Progressive Views: 50th Anniversary of Earth Day

by Kevin Henning, KCDP Chair
for the “Progressive Views” column, Boerne Star, April 17, 2020

View of the earth from space, showing the Arctic, Europe and Asia
“Blue Marble 2012 – ‘White Marble’ Arctic View” by NASA Goddard Space Flight Center is licensed under CC-BY 2.0

April 22 is Earth Day and the 50th anniversary theme is climate action.  Second only to the COVID-19 pandemic, Climate Change is the greatest current threat to humankind.

Trump’s Earth Day birthday present to the world is to roll back Corporate Average Fuel Economy (CAFE) standards. The White House and our congressional delegation are doing all they can to reverse the environmental progress made since the EPA came into existence. Pulling out of the Paris Climate Accords, reversing environmental rules, and now undoing regulations that improve motor fuel mileage standards will result in American drivers burning an additional two billion barrels of oil, resulting in 900 million metric tons of additional global warming emissions.

Consumer groups, environmental groups, business groups, and even some conservative groups and automakers oppose the change.  The only people truly happy with the change are oil company executives. In response to this rollback, President Obama tweeted: “We’ve seen all too terribly the consequences of those who denied warnings of a pandemic. We can’t afford any more consequences of climate denial. All of us, especially young people, have to demand better of our government at every level and vote this fall.” The decision is another blow to the effort to clean up America’s air pollution from vehicles, and the Trump Administration will be on the wrong side of history.

As a retired petroleum engineer who worked for 35 years in the oil industry, I believe the fossil fuel industry has failed the nation when it comes to health and the environment. This is not unlike the tobacco industry which used its power to promote smoking long after it was known that it is a major cause of cancer, lung disease, and death. The history of Thomas Midgley and Clair Patterson is instructive.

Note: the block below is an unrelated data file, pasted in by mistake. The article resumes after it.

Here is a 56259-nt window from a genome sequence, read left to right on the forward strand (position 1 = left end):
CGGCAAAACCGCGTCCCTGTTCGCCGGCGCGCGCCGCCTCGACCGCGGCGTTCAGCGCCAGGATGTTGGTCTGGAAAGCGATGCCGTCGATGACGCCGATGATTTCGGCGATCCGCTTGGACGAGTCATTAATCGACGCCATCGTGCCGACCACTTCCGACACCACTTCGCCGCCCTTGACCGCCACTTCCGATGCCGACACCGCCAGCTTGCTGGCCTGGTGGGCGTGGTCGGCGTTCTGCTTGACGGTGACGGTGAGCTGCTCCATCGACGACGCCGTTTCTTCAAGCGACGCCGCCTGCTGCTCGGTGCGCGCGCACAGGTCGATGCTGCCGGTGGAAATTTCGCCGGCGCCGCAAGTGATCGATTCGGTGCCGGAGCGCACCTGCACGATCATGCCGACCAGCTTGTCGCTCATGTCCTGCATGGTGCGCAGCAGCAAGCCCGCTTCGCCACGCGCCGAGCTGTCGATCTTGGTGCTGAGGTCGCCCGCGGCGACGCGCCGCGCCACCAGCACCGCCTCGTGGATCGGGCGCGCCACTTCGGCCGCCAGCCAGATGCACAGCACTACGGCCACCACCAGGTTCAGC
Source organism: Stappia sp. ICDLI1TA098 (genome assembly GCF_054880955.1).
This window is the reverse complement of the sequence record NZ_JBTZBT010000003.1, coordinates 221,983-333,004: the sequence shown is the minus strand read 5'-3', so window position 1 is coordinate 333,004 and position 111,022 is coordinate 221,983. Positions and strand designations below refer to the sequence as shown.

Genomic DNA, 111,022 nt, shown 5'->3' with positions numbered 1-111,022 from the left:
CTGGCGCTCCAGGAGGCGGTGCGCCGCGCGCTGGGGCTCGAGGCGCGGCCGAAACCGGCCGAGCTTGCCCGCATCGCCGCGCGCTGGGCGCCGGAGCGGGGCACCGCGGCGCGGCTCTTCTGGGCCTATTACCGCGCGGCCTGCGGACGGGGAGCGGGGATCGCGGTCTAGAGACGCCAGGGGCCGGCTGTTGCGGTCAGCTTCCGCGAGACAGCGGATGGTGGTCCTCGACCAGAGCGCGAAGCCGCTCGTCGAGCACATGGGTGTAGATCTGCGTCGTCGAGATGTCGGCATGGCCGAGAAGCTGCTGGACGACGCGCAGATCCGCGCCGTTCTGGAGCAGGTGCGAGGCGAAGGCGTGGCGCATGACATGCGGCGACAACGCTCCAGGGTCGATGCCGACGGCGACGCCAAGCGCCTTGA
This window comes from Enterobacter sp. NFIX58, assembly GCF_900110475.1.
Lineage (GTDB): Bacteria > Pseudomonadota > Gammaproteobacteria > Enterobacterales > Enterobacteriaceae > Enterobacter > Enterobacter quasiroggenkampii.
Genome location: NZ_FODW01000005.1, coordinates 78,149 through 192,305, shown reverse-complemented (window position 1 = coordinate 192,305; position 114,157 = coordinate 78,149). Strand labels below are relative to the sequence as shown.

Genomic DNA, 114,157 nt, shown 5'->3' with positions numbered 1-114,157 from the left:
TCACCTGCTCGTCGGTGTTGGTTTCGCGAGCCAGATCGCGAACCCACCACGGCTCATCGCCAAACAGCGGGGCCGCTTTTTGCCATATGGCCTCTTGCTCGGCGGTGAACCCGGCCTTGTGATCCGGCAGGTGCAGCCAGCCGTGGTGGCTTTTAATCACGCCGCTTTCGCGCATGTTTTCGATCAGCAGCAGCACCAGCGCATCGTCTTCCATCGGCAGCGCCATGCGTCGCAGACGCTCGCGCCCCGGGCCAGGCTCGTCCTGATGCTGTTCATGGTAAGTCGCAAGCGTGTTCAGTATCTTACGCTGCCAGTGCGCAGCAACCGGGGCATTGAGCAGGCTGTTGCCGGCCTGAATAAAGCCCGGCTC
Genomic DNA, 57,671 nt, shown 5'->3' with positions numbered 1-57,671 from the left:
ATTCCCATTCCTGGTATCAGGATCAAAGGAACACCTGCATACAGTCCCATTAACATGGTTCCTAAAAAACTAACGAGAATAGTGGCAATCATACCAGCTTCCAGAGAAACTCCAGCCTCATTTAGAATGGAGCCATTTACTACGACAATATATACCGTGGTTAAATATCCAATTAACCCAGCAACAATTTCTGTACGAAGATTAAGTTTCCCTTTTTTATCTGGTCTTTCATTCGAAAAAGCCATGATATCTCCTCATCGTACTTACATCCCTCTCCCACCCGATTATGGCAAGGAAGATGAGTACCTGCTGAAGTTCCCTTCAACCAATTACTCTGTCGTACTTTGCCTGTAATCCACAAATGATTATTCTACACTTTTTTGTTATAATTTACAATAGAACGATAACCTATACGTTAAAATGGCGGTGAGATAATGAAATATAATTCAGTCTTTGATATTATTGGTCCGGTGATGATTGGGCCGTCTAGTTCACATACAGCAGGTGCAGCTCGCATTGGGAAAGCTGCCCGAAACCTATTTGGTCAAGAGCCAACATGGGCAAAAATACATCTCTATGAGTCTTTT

Midgley was a mechanical and chemical engineer who was granted over 100 patents and initially worked for General Motors. Two of his inventions would shake the world. In 1921, he discovered that the addition of tetraethyllead (TEL) prevented engine knocking—a boon to the petroleum and auto industries as higher compression engines developed. Avoiding the word lead, the product was named ethyl and the Ethyl Corporation was formed to flood the world with the anti-knock additive.

Clair Patterson was born in Iowa about the time Midgley made his infamous discovery. After World War II, as a graduate student in Chicago, he was assigned the task of determining the age of the earth which he did using the uranium-lead dating technique he developed. Unfortunately, samples were contaminated with lead and Patterson couldn’t figure out why. Using data from ice-core samples taken in Greenland and Antarctica, he determined that atmospheric lead had begun to increase dangerously after the introduction of TEL. To solve his problem, he built one of the first clean rooms and ultimately determined the age of the earth to be 4.55 billion years, a figure that remains unchanged today.

The big story, however, was his fight to remove lead from gasoline. Lead is a virulent neurotoxin that is particularly devastating to the development of children. The Ethyl Corporation, auto industry, and oil industry all conspired against Patterson, working to take his grants away and get him fired. He did not give up and his efforts in part led to the introduction of the Clean Air Act, and by 1971 to conclusive proof that leaded gasoline was unhealthy. Unfortunately, it was not banned until 1986 largely due to the political power and lobbying efforts of the oil and auto industries. This demonstrates that these industries cared more about profits than the safety of children.

Today we have 625 times more lead in our blood than people did 100 years ago. Fortunately, the level of lead in our bodies has been declining since 1986. We can thank Patterson for his selfless fight against impossible odds. Thomas Midgley’s other great invention was chlorofluorocarbons (CFCs). How ironic that the scourge that was blowing a hole in the ozone layer and contributing to greenhouse gases was Midgley’s second great invention. Time magazine includes both CFCs and TEL on its list of fifty worst inventions. At least CFCs were banned in 1974. I guess that industry didn’t have the power of the auto and oil industries.

While Midgley could not be aware of the environmental effects of CFCs in the 1920s, he was keenly aware that lead could do great damage to human beings. He became sick from lead exposure, and workers in the early TEL plants had lead poisoning resulting in insanity and death in a number of cases.

The free enterprise system is an excellent economic system but without proper regulation it can certainly run amok. Please join the Democratic Party and help stop the destruction of the earth.

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